1 What is COVID-19?

The coronavirus, COVID-19, is apart of a large family of viruses that can cause varying respiratory complications. The symptoms can range from the common cold to more severe symptoms such as a respiratory infection. Scientists and medical experts initially thought that COVID-19 only affected the older population and those with pre-existing conditions, however, recent cases have shown that people in their 20s, 30s, and 40s can be severely sickened by the virus. 

Scientists estimated the genetic makeup and appearance of the virus based on their knowledge of related coronaviruses, such as the first SARS virus (SARS-CoV). Since then, the CDC released an image of the virus which shows a wrinkled-appearing grey ball that has red spikes. 

2 What are the symptoms?

Symptoms of COVID-19 can appear 2-14 days after being exposed to the virus. These symptoms can range from mild to severe and include:

3 How to prevent COVID-19

The CDC recommends that healthcare workers, especially nurses, should wash their hands roughly 100 times per 12-hour shift. That may sound excessive, but the risk of transmission of COVID-19 from hard surfaces to patients makes it necessary. The number of patients you see and the type of care provided may cause you to increase that number. The CDC says, “Wash your hands often with soap and water for at least 20 seconds especially after you have been in a public place, or after blowing your nose, coughing, or sneezing.” 

The main way viruses like COVID-19 and the flu are transmitted are through touching a contaminated surface and then touching your eyes, nose or mouth. In the case of a nurse, it could be touching a contaminated surface and then touching your patient, therefore transmitting the virus. 

4 How do I get tested?

You may be tested for COVID-19 if you meet the criteria established by the Centers for Disease Control and Prevention (CDC). The CDC advises that physicians should determine whether to order a test based on specific criteria. COVID-19 tests are not intended to be an assessment of your risk, but rather to confirm cases in symptomatic patients. If you are concerned but don’t have symptoms, please stay home. Going to a doctor’s office or hospital adds to a higher density of people and further overwhelms the medical system.

5 Who is at risk?

Currently, those at the greatest risk of infection are persons who have had contact with a confirmed COVID-19 patient and those who live in or have recently traveled to areas with the sustained transmission.

Healthcare workers and first responders are on the frontlines of this novel virus. People who work in healthcare are even more exposed to diseases and viruses than the average person. Many are starting to experience various symptoms because of constant exposure to the virus and affected individuals. In recent weeks, thousands of healthcare workers are falling ill with the virus, with some even passing away. 

6 The appearance of the virus

The spikes give the virus the ability to stick to a protein called ACE2, commonly found on the surface of our cells. The specific contours of SARS-CoV-2’s spikes make it easier to stick in comparison to the previous SARS. Medical experts believe that the coronavirus spikes contains three segments: a large ectodomain, a short intracellular tail, and a single-pass transmembrane anchor.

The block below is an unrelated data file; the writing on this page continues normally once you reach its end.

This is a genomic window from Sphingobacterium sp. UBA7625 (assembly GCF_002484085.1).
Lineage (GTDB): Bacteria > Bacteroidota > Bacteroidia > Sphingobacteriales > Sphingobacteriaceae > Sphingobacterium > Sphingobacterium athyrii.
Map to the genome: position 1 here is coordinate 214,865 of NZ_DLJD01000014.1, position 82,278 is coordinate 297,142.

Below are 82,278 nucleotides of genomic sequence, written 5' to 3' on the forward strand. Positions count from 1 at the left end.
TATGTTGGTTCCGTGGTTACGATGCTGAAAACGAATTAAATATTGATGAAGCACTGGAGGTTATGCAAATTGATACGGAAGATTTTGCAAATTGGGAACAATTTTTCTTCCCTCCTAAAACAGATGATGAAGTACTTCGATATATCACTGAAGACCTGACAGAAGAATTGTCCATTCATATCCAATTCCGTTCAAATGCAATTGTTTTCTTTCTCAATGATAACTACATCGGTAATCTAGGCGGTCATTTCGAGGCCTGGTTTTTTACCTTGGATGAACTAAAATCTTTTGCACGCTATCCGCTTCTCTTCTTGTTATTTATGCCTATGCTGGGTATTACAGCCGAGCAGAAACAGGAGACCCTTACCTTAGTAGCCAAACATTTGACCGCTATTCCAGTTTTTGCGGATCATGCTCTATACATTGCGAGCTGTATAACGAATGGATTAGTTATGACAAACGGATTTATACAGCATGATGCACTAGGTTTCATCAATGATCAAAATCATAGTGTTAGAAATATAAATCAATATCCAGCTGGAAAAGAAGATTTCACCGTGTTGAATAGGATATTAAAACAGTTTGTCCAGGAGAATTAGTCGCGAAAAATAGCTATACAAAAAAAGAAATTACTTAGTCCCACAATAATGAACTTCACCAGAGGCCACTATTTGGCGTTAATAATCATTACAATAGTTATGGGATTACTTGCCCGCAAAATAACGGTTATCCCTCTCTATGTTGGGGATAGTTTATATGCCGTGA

7 How does the virus attack humans?

The particles of COVID-19 are spherical and have spike proteins that protrude from their surface. The spike proteins allow the virus to gain entry into human cells. To do so they undergo a structural change that allows the viral membrane to fuse with the cell membrane. The virus’s genes will then enter the host cell to be copied, producing more viruses. 

According to the researchers at NIH’s National Institute of Allergy and Infectious Diseases (NIAID), they found that the SARS-CoV-2 spike is 10 to 20 times more likely to fuse ACE2 on human cells than the spike from the SARS virus in 2002. This may be the answer as to why SARS-CoV-2 spreads more easily than the previous coronavirus.

8 Managing an outbreak

During the outbreak of a disease, the focus needs to be on proper self-quarantine measures. Everyone including the staff members and residents of the nursing facility will need to strictly follow them. These safety measures include wearing face masks and gloves and frequent hand washing to prevent the further spread of disease.

It’s very important to reach out to anyone who has been in contact with the people affected. This can be friends, family or volunteers who have visited the currently affected individuals. If anyone has been to a nursing home that is now having a coronavirus outbreak, they should seek medical testing and limit contact with others. If you start feeling flu-like symptoms, you should speak to your physician. 

9 The coronavirus spread in nursing homes

Hospitals and nursing homes are becoming the epicenters of the coronavirus spread. Both places contain people who are most at risk for the virus, including those with chronic conditions and those who are elderly. The coronavirus is spreading coast to coast across the U.S. and is affecting nearly every state. However, some states are having outbreaks that are specifically concentrated in nursing homes. As of now, New York, New Jersey, and Michigan appear to be the most affected and reporting the most cases. 

10 Staying up-to-date on the virus

To keep track of any new developments with the coronavirus, it’s vital to pay attention to any local and state updates. Your community may be closing down certain events, stores, schools, or workplaces. Also, the CDC is putting out new information and updates every day in an effort to keep the public informed and healthy.